Dot Com Losses are not Lost for Everyone...

Webvan, the on-line grocer company, faces the possibility of being delisted from the NASDAQ, because its shares are trading under the $1 limit. The company reported net loss of $280 million for sales of $94 million in the first nine months of 2000.

We speak about this company, because it is headed by the former CEO of Andersen Consulting, George Shaheen. He left the top spot of AC to join the start-up in 1999, when everybody was in the "get rich fast with Internet" mood... even men with the reputation of being clever it seems. Looking at the current stock price, there are small chances to cash on stock options, but if you look compensation data, you will see that Shaheen received around $14 million of bonus in fiscal year 1999. Perhaps, the beginning of an explanation for the $280 million loss...

$9% Numbers

On Growth Rates and Growth Rates

"If you've geared up for 100% growth and the market's only growing at a rate of 30%, you'll have a lot of people sitting around doing nothing".

Source: Richard Donner, Investement Banker in "Europe's Net Consultants Take Steps To Avoid Crunch in Shrinking Market", Dec 29, 2000,

They are no more sitting around, they have been forced to walk out!

 In Others' Words

Debuzzing XML

"Extensible Markup Language (XML) is no big deal - it's just a delimited text format with pointy brackets. In fact, XML sometimes makes information exchange more complicated.

[...] HTML shouldn't be a big deal either, just another delimited text format with pointy brackets, and one even harder to parse than XML. But over the past 10 years, HTML has become a very big deal, and so many people use HTML for hypertext, it's pointless to use anything else. In other words, Metcalfe's Law of networking kicked in: Every time the number of installed Web browsers doubled, HTML's usefulness quadrupled. XML enthusiasts (such as myself) can make a good case that in the next decade, Metcalfe's Law is going to make XML even bigger than HTML.

[...] The only problem- we're wrong. XML is a low-level format, roughly equivalent to IP (or perhaps TCP/IP) in networking. IP is the Internet's foundation, and most office intranets and almost everything interesting (Web browsing, e-mail, streaming media) happens on top of it. But IP alone isn't enough - IP is an application foundation, not an application itself. The Internet is useful only because users agreed on higher-level layers such as FTP, SMTP and HTTP to move information around, and designed useful applications (such as file browsing) that depend on those layers. XML doesn't have those layers yet: it's like an Internet where every piece of software has its own IP-based protocol.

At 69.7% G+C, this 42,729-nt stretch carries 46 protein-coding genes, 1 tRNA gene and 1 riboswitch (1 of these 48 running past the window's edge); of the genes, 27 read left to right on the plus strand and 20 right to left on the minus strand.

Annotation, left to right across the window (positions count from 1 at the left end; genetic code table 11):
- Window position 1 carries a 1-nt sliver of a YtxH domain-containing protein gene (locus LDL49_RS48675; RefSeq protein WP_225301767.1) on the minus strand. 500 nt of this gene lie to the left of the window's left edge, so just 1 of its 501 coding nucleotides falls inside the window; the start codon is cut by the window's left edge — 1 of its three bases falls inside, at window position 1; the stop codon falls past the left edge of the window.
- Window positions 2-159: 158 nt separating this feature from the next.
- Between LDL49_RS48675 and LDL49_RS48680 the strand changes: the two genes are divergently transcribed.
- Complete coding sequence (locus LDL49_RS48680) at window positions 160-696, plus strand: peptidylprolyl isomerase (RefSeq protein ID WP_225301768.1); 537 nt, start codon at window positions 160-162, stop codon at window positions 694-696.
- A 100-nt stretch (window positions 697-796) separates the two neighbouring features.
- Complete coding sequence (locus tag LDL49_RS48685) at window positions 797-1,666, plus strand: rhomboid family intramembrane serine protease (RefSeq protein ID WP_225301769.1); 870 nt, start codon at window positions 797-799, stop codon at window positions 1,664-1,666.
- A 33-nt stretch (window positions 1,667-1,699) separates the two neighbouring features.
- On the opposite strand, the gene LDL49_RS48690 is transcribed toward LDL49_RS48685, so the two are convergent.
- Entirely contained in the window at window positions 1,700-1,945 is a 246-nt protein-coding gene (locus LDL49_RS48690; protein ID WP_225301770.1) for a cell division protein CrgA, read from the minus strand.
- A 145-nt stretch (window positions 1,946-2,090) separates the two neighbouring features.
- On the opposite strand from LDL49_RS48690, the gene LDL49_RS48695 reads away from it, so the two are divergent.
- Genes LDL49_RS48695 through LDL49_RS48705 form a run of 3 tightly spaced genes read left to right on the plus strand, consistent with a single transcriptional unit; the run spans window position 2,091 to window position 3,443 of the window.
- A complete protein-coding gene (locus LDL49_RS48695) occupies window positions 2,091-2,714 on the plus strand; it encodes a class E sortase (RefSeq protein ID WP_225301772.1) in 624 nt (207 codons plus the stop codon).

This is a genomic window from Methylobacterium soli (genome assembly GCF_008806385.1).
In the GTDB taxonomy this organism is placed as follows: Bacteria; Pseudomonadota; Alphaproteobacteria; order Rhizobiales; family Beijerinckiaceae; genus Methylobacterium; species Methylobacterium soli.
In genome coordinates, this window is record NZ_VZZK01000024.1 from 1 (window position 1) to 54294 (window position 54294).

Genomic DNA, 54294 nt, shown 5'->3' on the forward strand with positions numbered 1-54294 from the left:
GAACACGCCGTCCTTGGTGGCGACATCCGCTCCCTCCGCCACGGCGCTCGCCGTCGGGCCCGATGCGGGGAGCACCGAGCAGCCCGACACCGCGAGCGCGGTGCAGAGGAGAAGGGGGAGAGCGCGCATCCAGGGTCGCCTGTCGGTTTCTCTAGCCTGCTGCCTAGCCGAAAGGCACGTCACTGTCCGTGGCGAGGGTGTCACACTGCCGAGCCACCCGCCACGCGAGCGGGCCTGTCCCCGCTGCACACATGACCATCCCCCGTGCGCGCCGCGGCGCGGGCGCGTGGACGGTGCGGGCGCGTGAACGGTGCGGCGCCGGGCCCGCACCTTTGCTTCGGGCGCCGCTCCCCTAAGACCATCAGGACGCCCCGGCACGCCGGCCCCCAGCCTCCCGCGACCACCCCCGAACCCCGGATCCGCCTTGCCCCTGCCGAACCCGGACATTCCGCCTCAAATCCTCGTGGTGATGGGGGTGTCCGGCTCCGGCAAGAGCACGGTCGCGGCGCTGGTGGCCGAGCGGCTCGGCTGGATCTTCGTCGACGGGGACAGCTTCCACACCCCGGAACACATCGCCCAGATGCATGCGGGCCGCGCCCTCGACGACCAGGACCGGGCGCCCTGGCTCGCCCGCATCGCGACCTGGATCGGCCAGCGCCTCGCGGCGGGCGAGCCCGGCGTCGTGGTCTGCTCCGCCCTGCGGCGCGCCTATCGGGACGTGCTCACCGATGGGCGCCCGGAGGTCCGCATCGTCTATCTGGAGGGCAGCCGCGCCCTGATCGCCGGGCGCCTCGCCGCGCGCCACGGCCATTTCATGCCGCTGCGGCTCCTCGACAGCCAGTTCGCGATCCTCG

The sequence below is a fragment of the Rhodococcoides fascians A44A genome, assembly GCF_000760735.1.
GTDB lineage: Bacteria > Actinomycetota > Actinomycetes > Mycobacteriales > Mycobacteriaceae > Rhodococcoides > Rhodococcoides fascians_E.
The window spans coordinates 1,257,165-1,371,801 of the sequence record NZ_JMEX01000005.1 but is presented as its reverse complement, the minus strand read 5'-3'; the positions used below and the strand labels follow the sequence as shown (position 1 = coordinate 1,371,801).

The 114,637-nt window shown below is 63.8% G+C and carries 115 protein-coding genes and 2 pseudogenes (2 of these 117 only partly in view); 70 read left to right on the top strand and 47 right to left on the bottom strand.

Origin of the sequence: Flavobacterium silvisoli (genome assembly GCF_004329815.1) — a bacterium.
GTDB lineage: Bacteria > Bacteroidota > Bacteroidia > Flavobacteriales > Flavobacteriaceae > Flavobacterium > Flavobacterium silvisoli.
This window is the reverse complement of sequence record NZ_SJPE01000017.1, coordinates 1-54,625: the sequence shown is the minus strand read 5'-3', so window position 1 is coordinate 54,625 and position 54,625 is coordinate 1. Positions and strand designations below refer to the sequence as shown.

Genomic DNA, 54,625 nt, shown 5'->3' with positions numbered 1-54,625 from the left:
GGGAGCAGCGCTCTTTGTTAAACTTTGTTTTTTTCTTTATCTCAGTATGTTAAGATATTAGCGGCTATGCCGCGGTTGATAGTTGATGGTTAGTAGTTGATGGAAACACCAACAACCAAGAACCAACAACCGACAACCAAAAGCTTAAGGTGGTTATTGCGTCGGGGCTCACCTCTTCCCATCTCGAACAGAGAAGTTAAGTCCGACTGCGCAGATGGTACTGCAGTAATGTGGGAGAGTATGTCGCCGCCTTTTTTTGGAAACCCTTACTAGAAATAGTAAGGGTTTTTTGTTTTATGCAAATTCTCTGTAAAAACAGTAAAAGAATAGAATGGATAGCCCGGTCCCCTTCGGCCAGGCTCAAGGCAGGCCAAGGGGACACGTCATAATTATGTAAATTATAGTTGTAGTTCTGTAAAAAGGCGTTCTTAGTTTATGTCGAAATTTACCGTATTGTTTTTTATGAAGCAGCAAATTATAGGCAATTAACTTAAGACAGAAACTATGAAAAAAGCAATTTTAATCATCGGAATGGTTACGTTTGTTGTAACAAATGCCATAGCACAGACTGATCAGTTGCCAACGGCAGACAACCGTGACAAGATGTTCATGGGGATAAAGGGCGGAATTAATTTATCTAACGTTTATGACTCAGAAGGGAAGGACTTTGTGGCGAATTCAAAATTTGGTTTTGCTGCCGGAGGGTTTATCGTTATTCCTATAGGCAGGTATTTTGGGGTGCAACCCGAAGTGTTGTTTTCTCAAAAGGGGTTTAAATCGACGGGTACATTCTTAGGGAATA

XML isn't in this situation for lack of trying. Several organizations have been pushing higher-level specifications to allow easy data exchange on top of XML and to simplify processing for business-to-business data exchange.

[...] However, because none of these specifications have achieved widespread acceptance, the current practice is to design every XML-based interchange language from the bottom up. The fact that all the languages are XML-based brings incremental benefits (we can share a schema language, a few low-level librairies, and some development tools), but the markup languages are otherwise mutually incompatible. Users are still forced to create a spaghetti architecture of transformation filters to translate information from one XML markup language to another, just as they do with non-XML data exchange formats, except XML specialists can be harder to find and more expensive than Perl programmers. Because XML alone isn't an application, it doesn't enable communication and Metcalfe's Law doesn't apply. XML alone with one million users isn't all that much more useful than XML alone with a few hundreds users.